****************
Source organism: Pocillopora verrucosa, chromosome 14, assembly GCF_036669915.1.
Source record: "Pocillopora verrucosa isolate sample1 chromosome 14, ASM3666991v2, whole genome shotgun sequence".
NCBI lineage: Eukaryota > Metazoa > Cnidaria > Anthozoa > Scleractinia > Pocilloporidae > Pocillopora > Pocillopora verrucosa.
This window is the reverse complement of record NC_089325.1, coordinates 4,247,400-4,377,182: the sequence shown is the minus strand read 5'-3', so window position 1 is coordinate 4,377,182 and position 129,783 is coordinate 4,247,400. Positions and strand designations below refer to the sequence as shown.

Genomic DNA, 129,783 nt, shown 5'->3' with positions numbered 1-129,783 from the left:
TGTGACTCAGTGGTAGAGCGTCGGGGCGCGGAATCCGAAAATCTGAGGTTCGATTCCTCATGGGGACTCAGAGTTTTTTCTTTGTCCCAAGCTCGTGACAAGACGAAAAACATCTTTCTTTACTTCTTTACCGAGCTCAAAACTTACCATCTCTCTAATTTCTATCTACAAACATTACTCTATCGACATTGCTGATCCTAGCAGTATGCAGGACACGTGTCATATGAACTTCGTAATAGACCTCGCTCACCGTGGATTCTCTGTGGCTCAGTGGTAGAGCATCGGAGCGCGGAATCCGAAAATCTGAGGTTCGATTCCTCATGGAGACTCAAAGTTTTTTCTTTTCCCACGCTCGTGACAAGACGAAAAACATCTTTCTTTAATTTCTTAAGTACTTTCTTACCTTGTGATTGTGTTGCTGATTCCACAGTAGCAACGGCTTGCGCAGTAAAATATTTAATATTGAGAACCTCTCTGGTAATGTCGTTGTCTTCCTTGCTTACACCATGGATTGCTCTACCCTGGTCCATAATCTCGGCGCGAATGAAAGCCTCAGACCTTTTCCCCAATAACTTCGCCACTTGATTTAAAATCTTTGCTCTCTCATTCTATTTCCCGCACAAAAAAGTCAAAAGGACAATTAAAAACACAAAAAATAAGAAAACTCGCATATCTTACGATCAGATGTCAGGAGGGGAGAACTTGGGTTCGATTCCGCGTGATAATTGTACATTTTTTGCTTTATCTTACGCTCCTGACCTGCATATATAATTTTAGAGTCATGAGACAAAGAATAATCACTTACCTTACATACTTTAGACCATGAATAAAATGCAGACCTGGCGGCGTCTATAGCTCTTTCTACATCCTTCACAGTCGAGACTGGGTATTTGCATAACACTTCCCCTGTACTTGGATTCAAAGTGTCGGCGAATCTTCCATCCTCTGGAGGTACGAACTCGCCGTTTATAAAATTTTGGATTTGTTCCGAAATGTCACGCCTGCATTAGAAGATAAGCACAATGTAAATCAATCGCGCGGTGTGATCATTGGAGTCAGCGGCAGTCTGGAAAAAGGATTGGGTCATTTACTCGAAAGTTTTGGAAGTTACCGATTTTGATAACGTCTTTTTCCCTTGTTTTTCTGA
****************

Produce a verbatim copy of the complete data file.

Source organism: Pocillopora verrucosa, chromosome 14, assembly GCF_036669915.1.
Source record: "Pocillopora verrucosa isolate sample1 chromosome 14, ASM3666991v2, whole genome shotgun sequence".
NCBI lineage: Eukaryota > Metazoa > Cnidaria > Anthozoa > Scleractinia > Pocilloporidae > Pocillopora > Pocillopora verrucosa.
This window is the reverse complement of record NC_089325.1, coordinates 4,247,400-4,377,182: the sequence shown is the minus strand read 5'-3', so window position 1 is coordinate 4,377,182 and position 129,783 is coordinate 4,247,400. Positions and strand designations below refer to the sequence as shown.

Genomic DNA, 129,783 nt, shown 5'->3' with positions numbered 1-129,783 from the left:
TGTGACTCAGTGGTAGAGCGTCGGGGCGCGGAATCCGAAAATCTGAGGTTCGATTCCTCATGGGGACTCAGAGTTTTTTCTTTGTCCCAAGCTCGTGACAAGACGAAAAACATCTTTCTTTACTTCTTTACCGAGCTCAAAACTTACCATCTCTCTAATTTCTATCTACAAACATTACTCTATCGACATTGCTGATCCTAGCAGTATGCAGGACACGTGTCATATGAACTTCGTAATAGACCTCGCTCACCGTGGATTCTCTGTGGCTCAGTGGTAGAGCATCGGAGCGCGGAATCCGAAAATCTGAGGTTCGATTCCTCATGGAGACTCAAAGTTTTTTCTTTTCCCACGCTCGTGACAAGACGAAAAACATCTTTCTTTAATTTCTTAAGTACTTTCTTACCTTGTGATTGTGTTGCTGATTCCACAGTAGCAACGGCTTGCGCAGTAAAATATTTAATATTGAGAACCTCTCTGGTAATGTCGTTGTCTTCCTTGCTTACACCATGGATTGCTCTACCCTGGTCCATAATCTCGGCGCGAATGAAAGCCTCAGACCTTTTCCCCAATAACTTCGCCACTTGATTTAAAATCTTTGCTCTCTCATTCTATTTCCCGCACAAAAAAGTCAAAAGGACAATTAAAAACACAAAAAATAAGAAAACTCGCATATCTTACGATCAGATGTCAGGAGGGGAGAACTTGGGTTCGATTCCGCGTGATAATTGTACATTTTTTGCTTTATCTTACGCTCCTGACCTGCATATATAATTTTAGAGTCATGAGACAAAGAATAATCACTTACCTTACATACTTTAGACCATGAATAAAATGCAGACCTGGCGGCGTCTATAGCTCTTTCTACATCCTTCACAGTCGAGACTGGGTATTTGCATAACACTTCCCCTGTACTTGGATTCAAAGTGTCGGCGAATCTTCCATCCTCTGGAGGTACGAACTCGCCGTTTATAAAATTTTGGATTTGTTCCGAAATGTCACGCCTGCATTAGAAGATAAGCACAATGTAAATCAATCGCGCGGTGTGATCATTGGAGTCAGCGGCAGTCTGGAAAAAGGATTGGGTCATTTACTCGAAAGTTTTGGAAGTTACCGATTTTGATAACGTCTTTTTCCCTTGTTTTTCTGA